Historically, Akkari hospitality goes beyond the politics of “spare couches.”

Historically, Akkari hospitality goes beyond the politics of “spare couches.” And to distinguish the non-economic migratory status of Syrian nationals from economic migrants has become even more nonsensical after March 2011, the start of the uprising in the main Syrian cities and the subsequent regime’s repression. Some Syrian nationals, in a sense, were also Akkaris, insofar as Akkaris themselves strived to get access to Syrian welfare, crossing the border to reach the nearby province of Homs rather than driving all the way down to Lebanon’s Tripoli to benefit from a scant welfare system. The lack of hospitals, schools, and means of transportation has long since rendered this region hostile to comfortable inhabitation and detached it from a modern state that was originally crafted as Beirut-centric. Moreover, it has encouraged foreign investments in the third sector rather than reinforcing basic services.[5]

Hospitality, when spontaneously offered in the first months of the Syrian crisis, was in fact conceived and enacted at a grassroots level as a religious[6] and cultural duty, a “sacred commandment of charity”[7] to assign strangers a place in a community whose functioning was already guaranteed by demographically hybrid forces of labor.

Since 2012 international humanitarian organizations have financed some local families to enable them to host the refugees temporarily. This ended up “internationalizing” the tacit and unmediated Syrian-Lebanese relationship. By thus interposing themselves, humanitarian agencies have played a key role in shaping social relations; for example, by ensuring that particular local resources are prioritized over others that are less functional to humanitarian global governance.

With the intervention of the humanitarian agencies and the “neoliberalization” of local hospitality by paying local families to host Syrian refugees for a limited period of time, usually over a maximum period of a year, hospitality has gradually become an aid toolkit item to be temporarily delivered. Yet, the sociological character of local hospitality does not fade away with the “humanitarianization” of the act of hosting, as the Albanian experience of hosting Kosovar refugees has proved.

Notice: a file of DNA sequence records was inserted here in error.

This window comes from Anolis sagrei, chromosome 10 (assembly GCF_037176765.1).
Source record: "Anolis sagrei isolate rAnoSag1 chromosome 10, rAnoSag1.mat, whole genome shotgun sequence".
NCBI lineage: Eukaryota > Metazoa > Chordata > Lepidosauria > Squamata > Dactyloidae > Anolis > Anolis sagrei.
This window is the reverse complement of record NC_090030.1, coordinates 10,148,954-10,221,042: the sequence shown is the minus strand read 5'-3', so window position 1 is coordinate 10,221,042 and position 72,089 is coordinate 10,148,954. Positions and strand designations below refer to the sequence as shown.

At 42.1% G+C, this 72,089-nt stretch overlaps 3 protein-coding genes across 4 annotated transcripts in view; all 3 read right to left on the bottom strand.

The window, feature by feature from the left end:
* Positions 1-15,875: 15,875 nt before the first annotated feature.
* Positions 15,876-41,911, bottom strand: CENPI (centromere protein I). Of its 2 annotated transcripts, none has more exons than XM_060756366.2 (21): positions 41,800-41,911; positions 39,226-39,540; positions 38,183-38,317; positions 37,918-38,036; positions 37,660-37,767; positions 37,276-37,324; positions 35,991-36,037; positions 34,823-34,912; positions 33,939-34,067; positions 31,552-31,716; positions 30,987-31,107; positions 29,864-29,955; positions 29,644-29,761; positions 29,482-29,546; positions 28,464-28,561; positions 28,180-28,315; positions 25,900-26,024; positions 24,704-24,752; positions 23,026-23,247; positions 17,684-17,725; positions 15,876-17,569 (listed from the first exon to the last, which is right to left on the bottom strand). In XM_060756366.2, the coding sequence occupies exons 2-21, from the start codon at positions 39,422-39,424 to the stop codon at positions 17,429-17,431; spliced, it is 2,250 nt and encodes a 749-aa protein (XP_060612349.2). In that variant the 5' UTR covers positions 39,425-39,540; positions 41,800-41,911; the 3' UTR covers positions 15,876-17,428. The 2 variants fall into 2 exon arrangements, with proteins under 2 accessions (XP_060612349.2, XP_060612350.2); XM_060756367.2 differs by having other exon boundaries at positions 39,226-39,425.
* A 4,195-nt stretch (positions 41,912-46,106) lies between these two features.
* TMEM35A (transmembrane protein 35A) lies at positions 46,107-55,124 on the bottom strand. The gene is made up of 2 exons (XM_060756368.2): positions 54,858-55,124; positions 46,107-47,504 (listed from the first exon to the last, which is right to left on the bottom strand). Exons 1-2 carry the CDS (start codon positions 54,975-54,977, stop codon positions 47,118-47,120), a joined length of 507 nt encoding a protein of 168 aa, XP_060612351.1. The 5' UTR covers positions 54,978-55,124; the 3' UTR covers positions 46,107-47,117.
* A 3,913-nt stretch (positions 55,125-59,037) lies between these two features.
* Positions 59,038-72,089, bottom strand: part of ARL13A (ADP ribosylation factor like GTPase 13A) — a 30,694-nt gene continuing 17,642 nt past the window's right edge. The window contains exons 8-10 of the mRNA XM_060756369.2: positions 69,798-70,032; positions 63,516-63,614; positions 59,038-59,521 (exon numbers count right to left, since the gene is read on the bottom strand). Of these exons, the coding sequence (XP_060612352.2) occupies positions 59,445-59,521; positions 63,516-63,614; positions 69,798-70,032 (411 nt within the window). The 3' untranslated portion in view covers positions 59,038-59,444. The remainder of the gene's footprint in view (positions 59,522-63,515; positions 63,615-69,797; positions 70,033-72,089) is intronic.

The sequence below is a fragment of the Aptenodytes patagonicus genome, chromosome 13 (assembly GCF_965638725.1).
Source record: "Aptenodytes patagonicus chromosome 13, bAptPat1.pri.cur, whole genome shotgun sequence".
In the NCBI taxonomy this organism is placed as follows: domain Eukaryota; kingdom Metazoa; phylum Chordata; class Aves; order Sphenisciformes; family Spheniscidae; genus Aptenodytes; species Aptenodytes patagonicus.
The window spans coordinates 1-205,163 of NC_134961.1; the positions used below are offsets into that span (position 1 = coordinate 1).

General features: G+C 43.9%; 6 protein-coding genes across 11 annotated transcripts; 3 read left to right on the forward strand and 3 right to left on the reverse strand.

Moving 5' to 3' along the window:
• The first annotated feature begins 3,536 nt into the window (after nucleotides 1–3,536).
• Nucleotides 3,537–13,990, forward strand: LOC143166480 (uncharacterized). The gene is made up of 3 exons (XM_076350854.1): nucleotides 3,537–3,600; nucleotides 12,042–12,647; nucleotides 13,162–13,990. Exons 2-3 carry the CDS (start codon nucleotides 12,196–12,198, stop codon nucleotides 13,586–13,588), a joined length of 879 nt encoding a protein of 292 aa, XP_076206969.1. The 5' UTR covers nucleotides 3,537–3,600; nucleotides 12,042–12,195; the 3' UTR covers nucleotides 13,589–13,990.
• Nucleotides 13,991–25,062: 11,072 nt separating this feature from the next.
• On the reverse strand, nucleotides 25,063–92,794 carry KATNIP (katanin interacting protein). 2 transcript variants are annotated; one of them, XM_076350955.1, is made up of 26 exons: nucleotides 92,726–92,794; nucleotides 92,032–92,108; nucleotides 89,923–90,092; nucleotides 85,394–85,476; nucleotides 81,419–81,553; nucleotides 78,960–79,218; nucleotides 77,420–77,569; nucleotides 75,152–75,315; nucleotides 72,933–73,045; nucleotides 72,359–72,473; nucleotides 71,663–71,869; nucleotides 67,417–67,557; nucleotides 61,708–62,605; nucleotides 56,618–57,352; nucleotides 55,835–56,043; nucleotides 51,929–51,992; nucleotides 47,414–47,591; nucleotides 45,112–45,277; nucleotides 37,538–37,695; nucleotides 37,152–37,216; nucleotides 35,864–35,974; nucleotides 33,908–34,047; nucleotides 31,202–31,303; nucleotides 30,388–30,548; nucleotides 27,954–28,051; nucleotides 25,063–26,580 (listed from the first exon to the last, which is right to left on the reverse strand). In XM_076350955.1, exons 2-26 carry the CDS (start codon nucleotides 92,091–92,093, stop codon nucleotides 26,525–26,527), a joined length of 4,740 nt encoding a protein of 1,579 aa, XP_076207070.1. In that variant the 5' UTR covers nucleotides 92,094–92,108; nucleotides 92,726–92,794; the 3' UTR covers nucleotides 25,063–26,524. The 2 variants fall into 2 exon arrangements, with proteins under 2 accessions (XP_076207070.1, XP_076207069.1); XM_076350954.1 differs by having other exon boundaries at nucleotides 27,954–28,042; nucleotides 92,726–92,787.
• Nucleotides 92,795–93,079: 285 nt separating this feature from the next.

Scholars and newsmakers have therefore used hospitality as a lens through which to understand the entanglement of Syrian-Lebanese relations over the past five and a half years. As such, it has repeatedly been defined as “limited” due to the massive influx of refugees, with Lebanon referred to as being “under strain.” Socio-economic accounts of the prosperity of Lebanese landlords and employers and the increase in productivity thanks to lower workforce costs have sought to turn the sword tip of blame toward Lebanese greed in an effort to alleviate the Syrian “guests” from the burden of being scapegoated at a national level and becoming targets of disdain for having a “large number of children” and a “different culture and mentality.”[8]

Unpacking the ‘Hospitality’ Trope

The common international media portrayal of the relationship between Syrian refugees and Lebanese tends to ‘hype’ the phenomenon of hospitality.[9] Commentators have sometimes seen the local hospitality phenomenon in Lebanon as turning a vertical power system into a horizontal one, despite the risk of neglecting the feudal societal fabric of northern Lebanon’s hosting villages, which rely on wealthy and powerful families.[10] In this region, the privileges of a few people contrast with the overall inadequacy of services and infrastructure.

Refugee-refugee—also called “South-South”[11]—hospitality has recently entered academic studies and finally re-consigned dignity to unofficial acts of coping with crisis and helping others to cope. The hospitality provided by local refugee communities in Lebanon opens up new spaces of recognition. It sheds light not only on refugees’ agency—which certainly does not wait for “northern” recognition in order to exist in practice—but also on new phenomena of alienation among “uninsured people,” whose self-reliance is inherently unachievable.[12]

Lebanese hospitality is neither simply a case-by-case negotiation to tackle the everyday refugee crisis nor solely a generous or interested act of offering shelter to communities that Lebanese feel proximity to refugees in several respects.